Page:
Wu, who will start her doctoral studies at Harvard next year, completed the research in an award-winning senior thesis at the University of California, Berkeley. Her paper has been making the rounds among leading economists this summer, and prompting urgent conversations. David Card, an eminent economist at Berkeley who was Ms.
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The underrepresentation of women in top university economics departments is already well documented , but it has been difficult to evaluate claims about workplace culture because objectionable conversations rarely occur in the open. Whispered asides at the water cooler are hard to observe, much less measure.
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But the intersection of two technological shifts has opened up new avenues for research. This is what Ms.
Wu mined more than a million posts from an anonymous online message board frequented by many economists. The site, commonly known as econjobrumors. Over time, it evolved into a virtual water cooler frequented by economics faculty members, graduate students and others.
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It now constitutes a useful, if imperfect, archive for studying what economists talk about when they talk among themselves. Because all posts are anonymous, it is impossible to know whether the authors are men or women, or how representative they are of the broader profession. Indeed, some may not even be economists.
But it is clearly an active and closely followed forum, particularly among younger members of the field. Wu set up her computer to identify whether the subject of each post is a man or a woman. She then adapted machine-learning techniques to ferret out the terms most uniquely associated with posts about men and about women. The 30 words most uniquely associated with discussions of women make for uncomfortable reading.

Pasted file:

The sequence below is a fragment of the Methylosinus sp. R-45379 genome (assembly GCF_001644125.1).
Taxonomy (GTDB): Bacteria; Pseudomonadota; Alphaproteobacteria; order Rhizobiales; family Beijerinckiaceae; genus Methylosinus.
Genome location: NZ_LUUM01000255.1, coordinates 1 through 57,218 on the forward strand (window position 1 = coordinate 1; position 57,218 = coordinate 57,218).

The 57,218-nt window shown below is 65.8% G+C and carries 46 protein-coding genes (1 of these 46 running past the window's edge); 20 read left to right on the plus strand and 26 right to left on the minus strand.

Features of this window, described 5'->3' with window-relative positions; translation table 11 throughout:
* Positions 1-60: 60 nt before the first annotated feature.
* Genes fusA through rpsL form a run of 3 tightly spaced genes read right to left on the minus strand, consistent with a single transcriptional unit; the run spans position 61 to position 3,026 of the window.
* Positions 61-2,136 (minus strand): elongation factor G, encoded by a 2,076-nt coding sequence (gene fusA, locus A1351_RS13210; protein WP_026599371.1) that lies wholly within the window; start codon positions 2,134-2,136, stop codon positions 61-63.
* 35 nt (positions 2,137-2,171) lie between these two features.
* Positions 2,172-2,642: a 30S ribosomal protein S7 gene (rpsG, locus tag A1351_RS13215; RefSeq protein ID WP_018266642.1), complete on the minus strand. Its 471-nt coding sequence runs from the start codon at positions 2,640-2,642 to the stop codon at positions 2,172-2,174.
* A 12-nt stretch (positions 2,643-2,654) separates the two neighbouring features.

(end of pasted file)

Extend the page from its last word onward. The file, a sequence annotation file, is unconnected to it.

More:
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The parallel list of words associated with discussions about men reveals no similarly singular or hostile theme. More of the words associated with discussions about men have a positive tone, including terms like goals, greatest and Nobel. And to the extent that there is a clearly gendered theme, it is a schoolyard battle for status: The list includes words like bully, burning and fought. In her paper, Ms.
In order to more systematically evaluate the underlying themes of these discussions, Ms. Wu moved beyond analyzing specific words to exploring the broad topics under discussion.
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This part of her analysis reveals that discussions about men are more likely to be confined to topics like economics itself and professional advice with terms including career, interview or placement. Now that piqued our curiosity. We tracked down Barnett-Hart, a year-old financial analyst at a large New York investment bank. Last October, Barnett-Hart, already pulling all-nighters at the bank we agreed to not name her employer , received a call from Lewis, who had heard about her thesis from a Harvard doctoral student.
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Lewis was blown away. That it took a year-old Harvard student to find them out is just outrageous.
She grew up in Boulder, Colo. A gifted violinist, Barnett-Hart deferred admission at Harvard to attend Juilliard, where she was accepted into a program studying the violin under Itzhak Perlman. After a year, she headed to Cambridge, Mass. She enjoyed how the subject mixed current events with history, got an A natch and declared economics her concentration.